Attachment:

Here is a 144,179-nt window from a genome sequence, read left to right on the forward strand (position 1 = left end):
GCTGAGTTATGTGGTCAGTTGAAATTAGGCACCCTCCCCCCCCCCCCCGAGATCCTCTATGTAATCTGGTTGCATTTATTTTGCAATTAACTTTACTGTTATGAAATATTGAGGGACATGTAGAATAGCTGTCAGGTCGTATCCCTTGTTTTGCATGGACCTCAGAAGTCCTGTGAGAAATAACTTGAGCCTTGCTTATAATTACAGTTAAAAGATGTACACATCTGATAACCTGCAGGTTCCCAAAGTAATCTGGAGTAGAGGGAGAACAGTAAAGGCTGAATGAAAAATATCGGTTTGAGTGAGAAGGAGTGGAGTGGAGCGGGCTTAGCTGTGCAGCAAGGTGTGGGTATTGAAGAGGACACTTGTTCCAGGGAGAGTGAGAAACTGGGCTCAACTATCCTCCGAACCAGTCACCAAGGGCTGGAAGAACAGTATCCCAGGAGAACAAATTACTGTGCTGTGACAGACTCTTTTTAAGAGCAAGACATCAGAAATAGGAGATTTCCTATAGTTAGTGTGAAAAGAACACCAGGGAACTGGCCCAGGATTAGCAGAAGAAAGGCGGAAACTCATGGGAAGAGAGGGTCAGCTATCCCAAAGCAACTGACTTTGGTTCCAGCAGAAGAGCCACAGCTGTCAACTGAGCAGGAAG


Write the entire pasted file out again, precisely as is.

Here is a 144,179-nt window from a genome sequence, read left to right on the forward strand (position 1 = left end):
GCTGAGTTATGTGGTCAGTTGAAATTAGGCACCCTCCCCCCCCCCCCCGAGATCCTCTATGTAATCTGGTTGCATTTATTTTGCAATTAACTTTACTGTTATGAAATATTGAGGGACATGTAGAATAGCTGTCAGGTCGTATCCCTTGTTTTGCATGGACCTCAGAAGTCCTGTGAGAAATAACTTGAGCCTTGCTTATAATTACAGTTAAAAGATGTACACATCTGATAACCTGCAGGTTCCCAAAGTAATCTGGAGTAGAGGGAGAACAGTAAAGGCTGAATGAAAAATATCGGTTTGAGTGAGAAGGAGTGGAGTGGAGCGGGCTTAGCTGTGCAGCAAGGTGTGGGTATTGAAGAGGACACTTGTTCCAGGGAGAGTGAGAAACTGGGCTCAACTATCCTCCGAACCAGTCACCAAGGGCTGGAAGAACAGTATCCCAGGAGAACAAATTACTGTGCTGTGACAGACTCTTTTTAAGAGCAAGACATCAGAAATAGGAGATTTCCTATAGTTAGTGTGAAAAGAACACCAGGGAACTGGCCCAGGATTAGCAGAAGAAAGGCGGAAACTCATGGGAAGAGAGGGTCAGCTATCCCAAAGCAACTGACTTTGGTTCCAGCAGAAGAGCCACAGCTGTCAACTGAGCAGGAAG